If you are a conservative investor, a good way to bet on the market while maintaining a safety net is to combine LEAPs calls with ultrasafe investments, such as money-market funds or U.S. Treasury bills. To see how this works, consider a woman who wants to buy 1,000 shares of Cisco at $16. Rather than shell out $16,000 for the stock, she can control the same 1,000 shares with 10 LEAPs call contracts, giving her the right to buy Cisco at $15. Each contract costs $510, so the total outlay is $5,100.

The woman can then deposit the remaining $10,900 she wants to invest into a money-market fund. Say the stock rises to $30. The investor would exercise the option to buy at $15, using the money-market account to help fund the purchase. But if the stock falls, the losses are capped at $5,100. Actually, it's a little bit less because "the loss will be reduced a bit by the interest earned on the money market account," says James Bittman, senior instructor at the Options Institute.

NERVOUS. Another way to gain some protection while preserving your upside potential is to buy LEAPs put options on stock you already own or are buying. If you buy a put, you have the right to sell your stock at a pre-agreed price. Say, for example, you think Cisco Systems has better long-term prospects than its $16 share price suggests. You can always buy the stock. But if you are nervous about the tech sector, you might protect your investment with a $17.50 LEAPs put. With this option, you are guaranteed to be able to sell your Cisco at $17.50--and so will be able to sleep at night if the stock slides. But if Cisco soars, you can keep your stock and participate in the rally.

Before settling on an expiration date or strike price, consider your outlook for the stock. For example, if you think Cisco will hit $25 by January, 2003, why pay a hefty $5 premium for an option that locks in a $17.50 sale price? You'd be better off paying a smaller premium of $3.50 for a $15 sale price. Sure, you have less protection against a sell-off. But if Cisco rallies, the lower premium positions you to share in more of the profits. Generally, the more an option protects, the stingier its payoff in a rising market.

If you're particularly bearish on a stock, you can just buy the put without owning any shares. Say, for example, you pay $5--actually $500--for the right to sell 100 shares of Cisco at $17.50. If the stock falls, the value of your put will rise--let's say, to $5.50--as more investors chase after a guaranteed $17.50 exit price. In this example, you can sell your put for an immediate profit of 50 cents a share. Of course, if the stock rises, your put will lose value. But your losses are capped at the $500 you paid for the LEAPs.

Some traders use another tactic, known as a short sale, to bet on a downturn. Selling short involves selling borrowed shares today in the hope that when it comes time to replace them, the price will be lower. But that's more risky than buying puts because it leaves you exposed to unlimited losses if the stock soars.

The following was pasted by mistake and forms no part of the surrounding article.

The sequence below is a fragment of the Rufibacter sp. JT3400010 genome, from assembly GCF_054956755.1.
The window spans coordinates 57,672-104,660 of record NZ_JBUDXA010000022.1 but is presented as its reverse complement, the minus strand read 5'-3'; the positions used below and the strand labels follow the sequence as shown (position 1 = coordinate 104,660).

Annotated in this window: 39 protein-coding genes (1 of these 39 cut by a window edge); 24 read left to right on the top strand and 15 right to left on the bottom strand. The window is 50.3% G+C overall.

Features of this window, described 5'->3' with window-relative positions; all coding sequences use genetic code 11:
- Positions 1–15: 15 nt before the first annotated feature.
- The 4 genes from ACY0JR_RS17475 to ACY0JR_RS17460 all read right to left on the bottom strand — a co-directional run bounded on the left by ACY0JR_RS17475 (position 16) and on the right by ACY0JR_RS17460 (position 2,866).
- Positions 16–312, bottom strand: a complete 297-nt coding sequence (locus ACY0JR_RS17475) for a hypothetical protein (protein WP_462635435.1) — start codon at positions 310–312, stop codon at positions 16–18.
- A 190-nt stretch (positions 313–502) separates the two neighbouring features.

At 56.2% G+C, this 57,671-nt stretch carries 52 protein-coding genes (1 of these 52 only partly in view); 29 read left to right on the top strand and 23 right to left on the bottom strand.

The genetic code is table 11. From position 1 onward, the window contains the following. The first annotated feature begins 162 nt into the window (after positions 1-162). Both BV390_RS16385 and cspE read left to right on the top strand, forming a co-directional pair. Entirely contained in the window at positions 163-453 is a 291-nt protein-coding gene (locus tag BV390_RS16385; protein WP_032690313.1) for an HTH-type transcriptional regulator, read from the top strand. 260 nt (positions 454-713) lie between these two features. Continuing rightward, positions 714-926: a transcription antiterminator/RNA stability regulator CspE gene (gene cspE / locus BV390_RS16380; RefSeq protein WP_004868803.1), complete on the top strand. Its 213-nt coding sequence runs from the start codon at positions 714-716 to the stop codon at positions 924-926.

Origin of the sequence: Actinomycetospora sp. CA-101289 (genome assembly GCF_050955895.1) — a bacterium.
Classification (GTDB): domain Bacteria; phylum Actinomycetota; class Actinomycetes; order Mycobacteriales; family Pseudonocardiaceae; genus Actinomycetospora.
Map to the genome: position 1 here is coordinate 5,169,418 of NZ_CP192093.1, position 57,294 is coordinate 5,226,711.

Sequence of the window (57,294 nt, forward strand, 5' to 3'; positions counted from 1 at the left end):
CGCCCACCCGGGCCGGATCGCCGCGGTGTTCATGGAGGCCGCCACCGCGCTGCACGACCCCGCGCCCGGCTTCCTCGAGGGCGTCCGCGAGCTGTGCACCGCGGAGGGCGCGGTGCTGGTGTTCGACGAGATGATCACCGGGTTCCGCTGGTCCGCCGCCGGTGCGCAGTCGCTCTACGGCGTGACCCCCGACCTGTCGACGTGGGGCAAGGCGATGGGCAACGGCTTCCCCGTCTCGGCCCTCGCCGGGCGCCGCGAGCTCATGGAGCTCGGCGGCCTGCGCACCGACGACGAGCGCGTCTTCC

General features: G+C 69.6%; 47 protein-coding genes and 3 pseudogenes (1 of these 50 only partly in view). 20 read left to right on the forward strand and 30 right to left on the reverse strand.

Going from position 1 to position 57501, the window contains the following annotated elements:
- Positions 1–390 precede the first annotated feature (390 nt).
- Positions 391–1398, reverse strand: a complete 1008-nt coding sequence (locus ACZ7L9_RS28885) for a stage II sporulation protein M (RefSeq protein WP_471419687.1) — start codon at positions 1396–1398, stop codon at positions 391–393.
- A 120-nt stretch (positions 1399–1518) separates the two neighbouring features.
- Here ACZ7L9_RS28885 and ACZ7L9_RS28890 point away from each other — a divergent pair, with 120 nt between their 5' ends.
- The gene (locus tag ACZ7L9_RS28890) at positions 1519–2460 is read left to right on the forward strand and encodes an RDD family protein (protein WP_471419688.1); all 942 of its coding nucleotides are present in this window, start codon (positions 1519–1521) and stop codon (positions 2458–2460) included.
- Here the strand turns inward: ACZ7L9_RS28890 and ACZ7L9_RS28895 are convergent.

TREADING WATER. If you expect a stock you own to tread water, a good way to make some money while holding it is to sell a call. Say you purchased Cisco at $16. If you sell a call giving someone the right to buy your stock at $17.50 by January, 2003, you will immediately pocket a $3.90 premium. Of course, if the stock rises above $17.50, you will be forced to sell your shares for the bargain price of $17.50. But that's not all bad, since you will realize a $1.50 gain on the sale. And when combined with the $3.90 premium, this gives you a 34% return on your $16 investment. Cisco would have to rally to $21.40 for you to receive the same return on a stock purchase.

If Cisco falls below $17.50, no one will want to buy it at $17.50. So the call will expire, worthless, and you will keep your stock. Still, the call's premium gives you some protection. In fact, Cisco could decline by as much as $3.90--to $12.10, from your $16 purchase price--and you would not lose a dime.

Among the Cisco LEAPs calls with the highest trading volumes on Oct. 15 were those with strike prices of $15, $17.50, and $20. Since the $15 call is already valuable--who wouldn't want to buy a $16 stock for $15?--it will net you the highest premium. But if you sell this contract, you run the greatest risk of being forced to sell your shares. So don't write calls on a stock unless you would not mind selling it at the agreed-upon price.

LEAPs require you to master a new set of rules and calculations beyond what it takes to invest in stocks. But they give conservative investors a tool to bet on a stock market recovery down the road--without betting the ranch. Now that an economic recovery has been delayed by the events of September 11, you can't afford to ignore tools for placing long-term bets.

By Anne Tergesen

Before it's here, it's on the Bloomberg Terminal.